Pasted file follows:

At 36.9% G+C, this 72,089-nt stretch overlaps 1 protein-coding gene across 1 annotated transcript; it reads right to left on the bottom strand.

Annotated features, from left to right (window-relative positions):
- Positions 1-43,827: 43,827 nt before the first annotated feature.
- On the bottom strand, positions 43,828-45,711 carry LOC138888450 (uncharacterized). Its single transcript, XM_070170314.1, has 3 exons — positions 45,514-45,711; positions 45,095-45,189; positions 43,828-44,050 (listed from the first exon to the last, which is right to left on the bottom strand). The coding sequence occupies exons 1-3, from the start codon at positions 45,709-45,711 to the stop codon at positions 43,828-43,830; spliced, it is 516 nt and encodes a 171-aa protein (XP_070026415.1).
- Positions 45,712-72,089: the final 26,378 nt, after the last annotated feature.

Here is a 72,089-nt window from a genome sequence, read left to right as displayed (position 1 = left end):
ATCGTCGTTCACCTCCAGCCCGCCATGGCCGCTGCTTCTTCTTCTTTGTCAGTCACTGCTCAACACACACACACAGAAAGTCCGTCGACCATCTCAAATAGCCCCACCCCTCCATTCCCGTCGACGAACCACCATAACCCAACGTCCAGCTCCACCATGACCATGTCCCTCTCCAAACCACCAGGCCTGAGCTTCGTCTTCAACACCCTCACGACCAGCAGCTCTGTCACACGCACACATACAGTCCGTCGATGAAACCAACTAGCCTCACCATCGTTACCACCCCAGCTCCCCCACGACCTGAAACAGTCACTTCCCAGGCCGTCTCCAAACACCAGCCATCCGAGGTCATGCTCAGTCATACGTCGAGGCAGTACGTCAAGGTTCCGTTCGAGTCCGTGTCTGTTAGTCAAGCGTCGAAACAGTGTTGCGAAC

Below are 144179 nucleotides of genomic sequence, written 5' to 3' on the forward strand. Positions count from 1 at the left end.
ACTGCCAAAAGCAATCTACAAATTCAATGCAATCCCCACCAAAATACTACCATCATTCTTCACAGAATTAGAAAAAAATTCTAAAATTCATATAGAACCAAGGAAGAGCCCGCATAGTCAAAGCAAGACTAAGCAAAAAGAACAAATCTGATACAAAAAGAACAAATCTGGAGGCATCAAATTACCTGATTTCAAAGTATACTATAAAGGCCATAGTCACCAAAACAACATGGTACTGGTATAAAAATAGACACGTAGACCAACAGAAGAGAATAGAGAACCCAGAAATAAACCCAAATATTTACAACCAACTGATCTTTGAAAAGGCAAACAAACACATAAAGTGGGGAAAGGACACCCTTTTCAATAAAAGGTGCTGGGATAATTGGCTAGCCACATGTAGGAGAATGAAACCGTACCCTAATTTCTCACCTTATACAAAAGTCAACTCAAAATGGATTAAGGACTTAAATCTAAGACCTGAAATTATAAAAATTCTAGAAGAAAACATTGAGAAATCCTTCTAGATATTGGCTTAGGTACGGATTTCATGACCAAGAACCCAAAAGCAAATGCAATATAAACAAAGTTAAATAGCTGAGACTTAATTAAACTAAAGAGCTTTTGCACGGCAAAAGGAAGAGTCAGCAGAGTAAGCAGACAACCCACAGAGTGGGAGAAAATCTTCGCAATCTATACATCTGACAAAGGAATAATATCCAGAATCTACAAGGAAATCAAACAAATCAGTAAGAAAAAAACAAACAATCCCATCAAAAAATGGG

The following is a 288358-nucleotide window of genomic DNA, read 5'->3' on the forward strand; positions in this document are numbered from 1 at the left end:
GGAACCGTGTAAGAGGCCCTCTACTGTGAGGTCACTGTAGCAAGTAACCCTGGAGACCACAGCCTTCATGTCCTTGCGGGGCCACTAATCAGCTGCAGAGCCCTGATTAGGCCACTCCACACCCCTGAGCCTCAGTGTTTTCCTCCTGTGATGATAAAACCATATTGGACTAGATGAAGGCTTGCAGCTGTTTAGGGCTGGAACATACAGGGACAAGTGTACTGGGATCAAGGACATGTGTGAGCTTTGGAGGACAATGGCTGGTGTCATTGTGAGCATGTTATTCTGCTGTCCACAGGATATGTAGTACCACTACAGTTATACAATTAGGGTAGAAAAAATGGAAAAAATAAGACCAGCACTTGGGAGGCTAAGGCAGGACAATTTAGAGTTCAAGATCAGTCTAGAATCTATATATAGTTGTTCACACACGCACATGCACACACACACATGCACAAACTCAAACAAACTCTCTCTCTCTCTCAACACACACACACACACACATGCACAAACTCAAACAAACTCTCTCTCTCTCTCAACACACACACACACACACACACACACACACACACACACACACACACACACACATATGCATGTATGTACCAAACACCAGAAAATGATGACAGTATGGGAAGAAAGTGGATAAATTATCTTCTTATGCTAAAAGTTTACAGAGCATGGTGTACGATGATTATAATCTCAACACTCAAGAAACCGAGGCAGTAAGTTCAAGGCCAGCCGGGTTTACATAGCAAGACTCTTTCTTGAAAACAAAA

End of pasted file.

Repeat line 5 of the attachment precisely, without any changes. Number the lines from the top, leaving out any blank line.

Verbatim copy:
- Positions 45,712-72,089: the final 26,378 nt, after the last annotated feature.